♦Tripwire’s Contributing Writer Tim Hayes takes a look at the latest Judge Dredd collection, Titan by Rob Williams and Henry Flint
Judge Dredd: Titan
Writer: Rob Williams
Artist: Henry Flint
No surprise that Mega-City One, obsessed with law and order, does something very nasty to its corrupt judges. Sent to the penal colony on Saturn’s moon Titan, they have their noses surgically removed under only local anaesthetic, and replaced with a filter system allowing them to work outdoors – and then have their short-term memory wiped, so that the alterations come as a surprise. One thousand angry mutilated judges gathered in one place; not for the first time, the Titan colony seems like it might be a bad idea.
Judge Dredd: Titan collects a recent set of connected 2000AD stories by Rob Williams and Henry Flint, in which Dredd is sent to Titan to investigate the latest trouble up there. He runs into some familiar nose-less faces, including former Judge Aimee Nixon, whose part in the story deepens until the whole set becomes her tale more than anyone else’s. The action moves from Titan to the neighbouring icy moon of Enceladus, which creates a whole new set of consequences eventually leading right back to Mega-City One, forced to undergo its own form of climate change.
It’s a tale from the bleak end of the Dredd spectrum. Williams’s story piles on the agony for everyone – especially Nixon – and Dredd himself is made to seem old, tired, and often ineffectual in the face of the torrent of violence being stored up at the other end of the solar system. More than once the key player at a crucial moment turns out to be someone else, somewhere else; and every time the story of the Titan convicts seems to end, another unexpected consequence pops into view, bringing bad news for everyone.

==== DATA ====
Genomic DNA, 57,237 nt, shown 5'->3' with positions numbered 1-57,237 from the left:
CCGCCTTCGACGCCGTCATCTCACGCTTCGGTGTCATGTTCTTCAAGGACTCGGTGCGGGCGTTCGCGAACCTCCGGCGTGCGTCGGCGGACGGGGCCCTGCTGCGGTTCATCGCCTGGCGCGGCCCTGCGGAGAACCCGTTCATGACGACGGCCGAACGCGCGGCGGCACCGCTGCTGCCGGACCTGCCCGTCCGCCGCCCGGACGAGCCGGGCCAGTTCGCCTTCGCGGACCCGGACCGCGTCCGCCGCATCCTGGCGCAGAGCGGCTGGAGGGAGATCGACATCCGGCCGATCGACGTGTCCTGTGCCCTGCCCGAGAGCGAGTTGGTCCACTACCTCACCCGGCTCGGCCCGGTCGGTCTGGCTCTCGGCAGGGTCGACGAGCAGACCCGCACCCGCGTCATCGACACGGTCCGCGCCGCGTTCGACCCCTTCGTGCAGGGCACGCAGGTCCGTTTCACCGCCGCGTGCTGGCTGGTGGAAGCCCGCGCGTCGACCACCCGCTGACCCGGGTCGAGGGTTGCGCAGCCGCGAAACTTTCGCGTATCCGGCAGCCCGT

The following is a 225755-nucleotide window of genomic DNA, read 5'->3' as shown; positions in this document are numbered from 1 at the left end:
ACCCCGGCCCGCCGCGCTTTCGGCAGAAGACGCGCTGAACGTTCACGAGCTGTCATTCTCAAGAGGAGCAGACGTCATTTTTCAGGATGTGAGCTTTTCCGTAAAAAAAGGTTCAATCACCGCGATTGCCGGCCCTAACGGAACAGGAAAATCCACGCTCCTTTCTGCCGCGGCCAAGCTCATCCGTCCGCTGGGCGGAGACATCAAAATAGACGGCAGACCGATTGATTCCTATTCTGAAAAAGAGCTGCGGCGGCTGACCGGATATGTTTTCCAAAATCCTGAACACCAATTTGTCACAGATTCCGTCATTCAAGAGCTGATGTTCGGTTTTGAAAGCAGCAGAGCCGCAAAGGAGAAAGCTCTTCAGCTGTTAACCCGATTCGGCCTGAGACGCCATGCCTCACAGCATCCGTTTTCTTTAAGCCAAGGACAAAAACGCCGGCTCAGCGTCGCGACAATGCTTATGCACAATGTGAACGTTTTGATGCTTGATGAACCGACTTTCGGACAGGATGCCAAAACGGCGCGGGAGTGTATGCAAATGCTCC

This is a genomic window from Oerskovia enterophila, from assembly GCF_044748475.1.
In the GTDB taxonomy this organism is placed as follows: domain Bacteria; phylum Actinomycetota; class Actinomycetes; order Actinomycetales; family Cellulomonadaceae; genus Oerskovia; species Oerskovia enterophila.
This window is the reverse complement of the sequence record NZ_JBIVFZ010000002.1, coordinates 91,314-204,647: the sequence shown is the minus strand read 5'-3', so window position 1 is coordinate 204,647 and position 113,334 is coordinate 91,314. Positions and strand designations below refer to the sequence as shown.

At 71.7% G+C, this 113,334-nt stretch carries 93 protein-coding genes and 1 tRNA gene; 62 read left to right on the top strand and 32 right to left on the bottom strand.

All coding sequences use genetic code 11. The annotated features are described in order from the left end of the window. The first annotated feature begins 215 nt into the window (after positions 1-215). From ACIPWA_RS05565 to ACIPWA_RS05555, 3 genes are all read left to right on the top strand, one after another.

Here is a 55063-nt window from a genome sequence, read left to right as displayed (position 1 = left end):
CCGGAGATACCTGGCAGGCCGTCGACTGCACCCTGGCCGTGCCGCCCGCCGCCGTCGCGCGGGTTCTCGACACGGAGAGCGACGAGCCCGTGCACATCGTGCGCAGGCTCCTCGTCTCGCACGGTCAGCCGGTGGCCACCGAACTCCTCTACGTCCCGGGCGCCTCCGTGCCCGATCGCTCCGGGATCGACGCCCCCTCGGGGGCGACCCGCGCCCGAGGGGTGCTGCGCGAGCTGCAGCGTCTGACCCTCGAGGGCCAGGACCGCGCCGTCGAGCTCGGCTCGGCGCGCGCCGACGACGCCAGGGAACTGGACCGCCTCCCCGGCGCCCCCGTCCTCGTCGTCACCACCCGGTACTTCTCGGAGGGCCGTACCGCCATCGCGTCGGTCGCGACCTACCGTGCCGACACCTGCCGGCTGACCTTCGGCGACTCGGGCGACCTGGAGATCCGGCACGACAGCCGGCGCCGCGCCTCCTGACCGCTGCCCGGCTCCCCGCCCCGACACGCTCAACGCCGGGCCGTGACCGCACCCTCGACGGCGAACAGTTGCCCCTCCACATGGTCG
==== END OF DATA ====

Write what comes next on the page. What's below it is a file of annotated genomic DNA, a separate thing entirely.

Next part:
This is Williams’s point – that fate is an equal opportunity offender – and he marshals it well enough to make the book a suitable downer. All the dour toughness gets in the way of the story, especially when Williams adopts third-person narration for Dredd which always feels like the most airless option available, but the art is in sync with the mood thanks to Henry Flint’s firm and serious lines. The most expressive face throughout belongs to Chief Judge Hershey, moving from resolve to rage to a memorable panel of total wide-eyed apoplexy – directed at Dredd, for behaving rather like an angry old man. The story’s eventual full-stop comes in a Yuletide coda, which borrows visuals from Raymond Briggs’s The Snowman for events described by Mega-City One’s Channel Ennui News as “a fleeting attempt to inject spectacle into a life built on inertia and nothingness.” Merry Christmas.